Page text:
The key to containing monkey cups is to identify it quickly so that isolation, contact detection and treatment can begin before the virus spreads too far. We were pretty good at that a generation ago. We are even better at it now, not least thanks to COVID. “Most of the world is much better prepared for monkey pox than we were two and a half years ago,” Paul Anantharajah Tambyah, president of the Asia Pacific Society of Clinical Microbiology and Infection in Singapore, told The Daily Beast.
“We need to find out what’s happening – fast.”
Testing is more sophisticated – not just for SARS-CoV-2 infections, but for a wide range of viral diseases. “I would like to think we have learned how to perform mass testing more efficiently,” James said. “PCR tests are actually easy as long as we have the right reagents. We can also test for multiple viruses at the same time.”
We are also better at tracking contact. Examining people’s movements and conditions to map out who they have come in close contact with and when, was a niche practice three years ago. Today, many tens of thousands of healthcare workers around the world have experience with contact tracing.
The general public is also paying more attention. Of course, COVID-related restrictions on schools, businesses and travel annoy many people. No one loves to wear a mask. Small but stubborn minorities in some countries even refuse to take the free, safe and effective vaccines that offer strong protection against the worst outcomes of a COVID infection.
But that stubbornness contradicts the deep consciousness most people now have when it comes to viral diseases. People are likely to notice if a friend, neighbor or family member comes down with the cup – and they are likely to take it seriously. “The Covid-19 pandemic has shed light on the critical importance of being at the forefront of threats to infectious diseases instead of constantly chasing them,” Anne Rimoin, professor of epidemiology at UCLA Fielding School of Public Health, told The Daily Beast. “The world is now familiar with the concepts of ‘case study’, ‘contact tracing’ and ‘genomic sequencing’.”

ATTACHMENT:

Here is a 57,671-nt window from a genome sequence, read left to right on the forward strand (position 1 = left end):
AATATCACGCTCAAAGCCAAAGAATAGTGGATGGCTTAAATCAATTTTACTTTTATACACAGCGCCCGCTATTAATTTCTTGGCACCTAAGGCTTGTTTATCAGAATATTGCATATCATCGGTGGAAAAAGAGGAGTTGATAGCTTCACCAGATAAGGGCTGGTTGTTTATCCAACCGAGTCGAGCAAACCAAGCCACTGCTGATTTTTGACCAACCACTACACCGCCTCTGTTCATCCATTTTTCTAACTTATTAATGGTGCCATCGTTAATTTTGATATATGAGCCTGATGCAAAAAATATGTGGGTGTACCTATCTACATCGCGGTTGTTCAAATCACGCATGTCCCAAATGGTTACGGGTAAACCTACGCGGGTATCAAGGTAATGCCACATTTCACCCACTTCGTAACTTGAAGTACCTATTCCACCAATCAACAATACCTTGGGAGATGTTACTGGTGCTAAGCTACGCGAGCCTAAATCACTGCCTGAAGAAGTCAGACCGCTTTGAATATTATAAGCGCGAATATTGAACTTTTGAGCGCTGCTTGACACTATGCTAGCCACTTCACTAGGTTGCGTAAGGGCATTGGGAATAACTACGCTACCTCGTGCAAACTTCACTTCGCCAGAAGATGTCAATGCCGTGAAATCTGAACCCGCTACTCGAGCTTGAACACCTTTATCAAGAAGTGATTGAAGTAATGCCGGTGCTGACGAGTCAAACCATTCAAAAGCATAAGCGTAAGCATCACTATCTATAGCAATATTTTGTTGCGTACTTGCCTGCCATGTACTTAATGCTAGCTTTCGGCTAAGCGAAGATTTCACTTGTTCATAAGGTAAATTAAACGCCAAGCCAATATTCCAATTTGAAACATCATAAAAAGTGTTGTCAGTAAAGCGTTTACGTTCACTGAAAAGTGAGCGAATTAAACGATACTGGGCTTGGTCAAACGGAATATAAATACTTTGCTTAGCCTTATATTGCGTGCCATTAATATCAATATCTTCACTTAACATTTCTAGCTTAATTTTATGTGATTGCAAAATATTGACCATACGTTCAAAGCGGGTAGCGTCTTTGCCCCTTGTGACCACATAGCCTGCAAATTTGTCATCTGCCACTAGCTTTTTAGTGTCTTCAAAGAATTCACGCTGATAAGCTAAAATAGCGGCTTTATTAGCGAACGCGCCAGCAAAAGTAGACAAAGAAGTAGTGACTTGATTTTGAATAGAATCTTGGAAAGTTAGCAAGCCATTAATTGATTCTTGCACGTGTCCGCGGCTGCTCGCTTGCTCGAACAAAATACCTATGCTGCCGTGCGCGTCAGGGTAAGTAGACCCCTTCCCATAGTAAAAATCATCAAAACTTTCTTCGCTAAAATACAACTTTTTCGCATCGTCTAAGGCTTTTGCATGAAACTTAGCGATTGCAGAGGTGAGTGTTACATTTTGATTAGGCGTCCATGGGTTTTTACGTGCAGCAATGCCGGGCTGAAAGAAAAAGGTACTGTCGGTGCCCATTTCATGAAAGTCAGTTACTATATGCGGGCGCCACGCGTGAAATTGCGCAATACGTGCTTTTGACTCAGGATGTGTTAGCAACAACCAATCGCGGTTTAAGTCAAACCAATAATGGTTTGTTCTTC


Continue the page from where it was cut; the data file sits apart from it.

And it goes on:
It is perhaps most reassuring that we have already received a vaccine. With COVID we had to lock down and wait a year before the first jabs were ready. But since the smallpox vaccine works on monkey pox, there is no waiting time.
If there is cause for concern in the recent wave of monkey cups, it is that we do not yet know exactly where and how it started. Of course, identifying the origin of a viral spread helps to limit it. “We need to find out what’s going on – quickly,” James Lawler, an expert in infectious diseases at the University of Nebraska Medical Center, told The Daily Beast.
“That said, we generally see monkey pox as much less lethal than smallpox, easier to control in terms of transmission and susceptible to vaccines and antiviral agents,” Lawler added.
All this is to say, do not worry. Unless a contact trail comes and knocks on (an unlikely suggestion), or you notice strange blisters on your neighbor or yourself (even more unlikely), you do not need to do anything different. “The risk to the public is very low,” Rimoin said.
Monkeypox makes one of its periodic comebacks. But this is a virus we are really good at curbing.